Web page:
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The Sonata Hybrid has a conventional six-speed automatic, which makes the car feel more "normal" than many other hybrid sedans on the market that use continuously variable transmissions. There is no loud, buzzy drone under hard acceleration as there is with a CVT, just smooth acceleration and barely perceptible shifts. At speed, the Sonata's ride is well damped, and the cabin is quiet with just minor wind noise.
 
The improvements boost the Sonata Hybrid's fuel economy as well, with the 2013 rated at 36 city, 40 highway and 38 combined, compared to the 2012 model's 34/39/36 (the 2013 Limited trim level gets 37 combined, due to the extra weight of equipment). This matches more favorably against the Toyota Camry Hybrid LE (43/39/41) and XLE (40/38/40) than the Ford Fusion Hybrid (47/47/47), although the average reported fuel economy for the Fusion is nowhere near the EPA rating, according to government website fueleconomy.gov. My test loop consisted of a morning's worth of high-speed highway, some stop-and-go traffic and a few hard acceleration moments to pass slower traffic, returning a respectable combined 37 mpg. This compares favorably to the consumer-reported averages for the Camry and Fusion.
 
Sonatahybridint
 
That number becomes even more impressive when one considers the car that delivered it. The '13 Sonata Hybrid is a big midsize sedan with plenty of room inside, comfortable seats and high-quality materials throughout. Exterior styling is differentiated from conventional Sonatas through different front and rear ends, headlights, taillights and wheels. My Limited model had leather seats, navigation, a nine-speaker Infinity sound system, heated front and rear seats and a massive panoramic sunroof. The only aspect of the Sonata Hybrid's interior that did not impress was the infotainment system's subpar graphics. Hybrid functions and monitoring displays are located in several different places throughout the hierarchy of screens, and the ones that are available look extremely dated and offer limited information. This is an area that can easily be updated to look better, yet looks nearly a decade behind the times in its sophistication.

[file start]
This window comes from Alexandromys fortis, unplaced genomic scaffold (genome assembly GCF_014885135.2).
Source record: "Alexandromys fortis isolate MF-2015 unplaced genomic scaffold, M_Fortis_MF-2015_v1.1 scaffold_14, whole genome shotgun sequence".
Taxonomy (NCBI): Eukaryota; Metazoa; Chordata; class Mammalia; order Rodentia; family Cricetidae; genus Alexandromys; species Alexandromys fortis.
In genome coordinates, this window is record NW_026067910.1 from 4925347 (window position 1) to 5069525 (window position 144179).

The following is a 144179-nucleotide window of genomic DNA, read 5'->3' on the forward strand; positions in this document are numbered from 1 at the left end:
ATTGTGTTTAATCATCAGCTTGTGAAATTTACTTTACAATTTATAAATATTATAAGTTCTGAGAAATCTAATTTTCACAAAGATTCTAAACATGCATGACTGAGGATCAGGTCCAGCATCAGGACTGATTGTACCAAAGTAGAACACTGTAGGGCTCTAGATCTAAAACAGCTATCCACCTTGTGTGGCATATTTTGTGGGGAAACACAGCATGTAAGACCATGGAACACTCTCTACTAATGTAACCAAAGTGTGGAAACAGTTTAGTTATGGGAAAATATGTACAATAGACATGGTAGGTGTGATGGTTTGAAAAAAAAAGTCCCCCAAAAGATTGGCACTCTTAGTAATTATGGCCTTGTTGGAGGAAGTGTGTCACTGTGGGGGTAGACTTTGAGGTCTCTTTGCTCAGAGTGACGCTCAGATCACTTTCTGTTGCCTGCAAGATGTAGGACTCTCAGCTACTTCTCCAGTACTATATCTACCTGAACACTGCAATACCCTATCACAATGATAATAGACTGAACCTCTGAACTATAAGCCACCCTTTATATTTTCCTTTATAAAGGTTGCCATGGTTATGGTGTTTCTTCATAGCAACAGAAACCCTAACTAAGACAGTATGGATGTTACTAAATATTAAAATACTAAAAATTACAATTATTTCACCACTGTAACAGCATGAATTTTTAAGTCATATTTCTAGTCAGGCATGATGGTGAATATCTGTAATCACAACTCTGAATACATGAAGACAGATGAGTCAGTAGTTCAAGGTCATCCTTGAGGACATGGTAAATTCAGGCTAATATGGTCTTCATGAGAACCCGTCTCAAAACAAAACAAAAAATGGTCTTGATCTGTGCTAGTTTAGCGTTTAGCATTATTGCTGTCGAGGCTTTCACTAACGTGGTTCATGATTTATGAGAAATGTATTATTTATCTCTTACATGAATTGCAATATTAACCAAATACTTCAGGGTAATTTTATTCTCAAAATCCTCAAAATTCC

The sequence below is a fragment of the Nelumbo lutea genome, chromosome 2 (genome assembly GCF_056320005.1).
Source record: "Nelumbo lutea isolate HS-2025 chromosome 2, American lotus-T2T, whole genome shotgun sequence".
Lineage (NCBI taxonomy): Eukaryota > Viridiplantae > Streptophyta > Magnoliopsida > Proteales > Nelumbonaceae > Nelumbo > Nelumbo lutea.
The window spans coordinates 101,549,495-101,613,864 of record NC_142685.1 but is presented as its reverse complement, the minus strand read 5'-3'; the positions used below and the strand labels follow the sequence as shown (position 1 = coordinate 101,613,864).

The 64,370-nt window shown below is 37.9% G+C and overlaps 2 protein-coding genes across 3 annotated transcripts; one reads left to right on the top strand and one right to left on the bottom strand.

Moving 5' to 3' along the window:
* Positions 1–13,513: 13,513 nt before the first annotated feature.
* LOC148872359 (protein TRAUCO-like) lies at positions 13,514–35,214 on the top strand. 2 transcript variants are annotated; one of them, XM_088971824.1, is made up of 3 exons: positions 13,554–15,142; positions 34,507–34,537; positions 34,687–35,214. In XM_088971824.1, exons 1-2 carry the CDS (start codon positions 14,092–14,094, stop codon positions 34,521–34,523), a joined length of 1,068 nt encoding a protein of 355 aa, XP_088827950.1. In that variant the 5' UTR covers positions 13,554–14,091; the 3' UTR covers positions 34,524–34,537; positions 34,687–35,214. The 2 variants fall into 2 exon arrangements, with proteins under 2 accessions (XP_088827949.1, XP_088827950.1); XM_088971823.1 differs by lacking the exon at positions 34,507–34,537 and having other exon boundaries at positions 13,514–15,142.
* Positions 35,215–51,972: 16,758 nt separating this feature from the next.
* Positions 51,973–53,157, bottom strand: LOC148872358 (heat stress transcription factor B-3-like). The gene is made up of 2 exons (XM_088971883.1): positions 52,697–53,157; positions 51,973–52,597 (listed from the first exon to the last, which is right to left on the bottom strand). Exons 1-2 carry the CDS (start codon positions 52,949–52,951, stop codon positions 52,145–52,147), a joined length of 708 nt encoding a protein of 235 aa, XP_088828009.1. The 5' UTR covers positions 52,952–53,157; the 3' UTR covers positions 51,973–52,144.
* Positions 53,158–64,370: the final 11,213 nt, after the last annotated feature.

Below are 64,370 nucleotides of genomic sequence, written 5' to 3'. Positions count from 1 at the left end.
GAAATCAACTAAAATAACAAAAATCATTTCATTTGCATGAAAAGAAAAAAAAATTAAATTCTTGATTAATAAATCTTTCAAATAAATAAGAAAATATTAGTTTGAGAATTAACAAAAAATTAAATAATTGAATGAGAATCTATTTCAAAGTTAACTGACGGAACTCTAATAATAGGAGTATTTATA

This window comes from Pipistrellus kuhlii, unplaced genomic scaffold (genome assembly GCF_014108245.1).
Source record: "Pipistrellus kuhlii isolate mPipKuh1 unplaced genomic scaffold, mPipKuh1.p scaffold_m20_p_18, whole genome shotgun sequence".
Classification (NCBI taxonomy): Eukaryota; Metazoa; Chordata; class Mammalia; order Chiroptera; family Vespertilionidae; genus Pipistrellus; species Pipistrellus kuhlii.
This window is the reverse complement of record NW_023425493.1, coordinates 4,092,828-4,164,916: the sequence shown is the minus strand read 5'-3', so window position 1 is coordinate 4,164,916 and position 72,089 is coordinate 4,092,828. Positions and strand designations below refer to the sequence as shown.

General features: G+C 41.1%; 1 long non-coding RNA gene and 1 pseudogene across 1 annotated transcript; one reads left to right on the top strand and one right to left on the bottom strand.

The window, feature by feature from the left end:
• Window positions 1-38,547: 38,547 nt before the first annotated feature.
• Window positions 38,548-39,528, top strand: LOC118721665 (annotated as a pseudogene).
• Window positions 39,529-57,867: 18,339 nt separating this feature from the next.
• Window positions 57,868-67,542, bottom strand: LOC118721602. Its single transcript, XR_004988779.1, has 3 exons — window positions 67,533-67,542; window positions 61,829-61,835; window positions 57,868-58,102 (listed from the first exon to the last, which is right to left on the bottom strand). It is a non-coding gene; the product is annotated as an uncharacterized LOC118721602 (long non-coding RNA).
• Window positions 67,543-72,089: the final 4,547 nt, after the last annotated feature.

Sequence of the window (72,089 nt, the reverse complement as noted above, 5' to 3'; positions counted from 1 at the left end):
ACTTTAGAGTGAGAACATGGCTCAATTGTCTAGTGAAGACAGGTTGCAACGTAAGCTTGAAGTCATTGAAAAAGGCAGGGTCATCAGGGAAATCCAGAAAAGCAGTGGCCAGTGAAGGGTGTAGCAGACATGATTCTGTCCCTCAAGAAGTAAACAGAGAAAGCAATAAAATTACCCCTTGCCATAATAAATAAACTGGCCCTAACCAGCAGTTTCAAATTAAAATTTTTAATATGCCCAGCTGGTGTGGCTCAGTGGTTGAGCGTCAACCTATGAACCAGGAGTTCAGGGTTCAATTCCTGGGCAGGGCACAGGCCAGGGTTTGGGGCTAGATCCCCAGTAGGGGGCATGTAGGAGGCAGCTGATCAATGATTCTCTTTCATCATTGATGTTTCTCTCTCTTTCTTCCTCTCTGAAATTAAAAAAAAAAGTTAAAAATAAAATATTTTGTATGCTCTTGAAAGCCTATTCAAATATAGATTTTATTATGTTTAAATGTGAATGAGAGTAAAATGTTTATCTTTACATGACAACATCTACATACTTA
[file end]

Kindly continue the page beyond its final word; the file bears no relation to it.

Pricing is still reasonable for the Sonata Hybrid as well, starting at $26,445 (including $795 delivery fee) for the base Hybrid and climbing to $31,345 for the Hybrid Limited. The only option is a $1,000 panoramic sunroof on the Limited model. The Camry Hybrid LE starts at $26,935 (including $795 destination fee), jumping to $28,465 for the more luxurious XLE. The XLE price does not include a leather interior ($1,185) or integrated back-up camera and alarm ($695), bringing a comparably equipped XLE to $30,345. The Ford Fusion Hybrid is more expensive, starting at $27,995 (including $795 shipping) for an SE trim model and jumping to $32,895 for the Titanium. Load it up with comparable technology goodies and a moonroof, however, and the Fusion Hybrid Titanium can easily top $36,890.
 
Hyundai's updated Sonata Hybrid removes all the complaints many had about the operation of the old model, displaying a welcome refinement that further demonstrates the company's ability to do something that previously the Japanese had been known for: continuous improvement.